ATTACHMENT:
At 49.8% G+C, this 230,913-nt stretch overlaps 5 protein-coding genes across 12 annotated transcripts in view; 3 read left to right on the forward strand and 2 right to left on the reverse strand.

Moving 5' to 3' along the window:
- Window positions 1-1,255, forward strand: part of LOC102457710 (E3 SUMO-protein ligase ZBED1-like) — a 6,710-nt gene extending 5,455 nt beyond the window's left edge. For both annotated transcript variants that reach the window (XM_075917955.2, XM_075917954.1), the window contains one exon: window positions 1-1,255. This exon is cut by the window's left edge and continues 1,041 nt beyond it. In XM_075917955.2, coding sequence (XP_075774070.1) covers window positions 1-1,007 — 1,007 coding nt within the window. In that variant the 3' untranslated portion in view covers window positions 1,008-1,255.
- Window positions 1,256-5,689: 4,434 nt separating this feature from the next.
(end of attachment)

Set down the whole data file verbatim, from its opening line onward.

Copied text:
At 49.8% G+C, this 230,913-nt stretch overlaps 5 protein-coding genes across 12 annotated transcripts in view; 3 read left to right on the forward strand and 2 right to left on the reverse strand.

Moving 5' to 3' along the window:
- Window positions 1-1,255, forward strand: part of LOC102457710 (E3 SUMO-protein ligase ZBED1-like) — a 6,710-nt gene extending 5,455 nt beyond the window's left edge. For both annotated transcript variants that reach the window (XM_075917955.2, XM_075917954.1), the window contains one exon: window positions 1-1,255. This exon is cut by the window's left edge and continues 1,041 nt beyond it. In XM_075917955.2, coding sequence (XP_075774070.1) covers window positions 1-1,007 — 1,007 coding nt within the window. In that variant the 3' untranslated portion in view covers window positions 1,008-1,255.
- Window positions 1,256-5,689: 4,434 nt separating this feature from the next.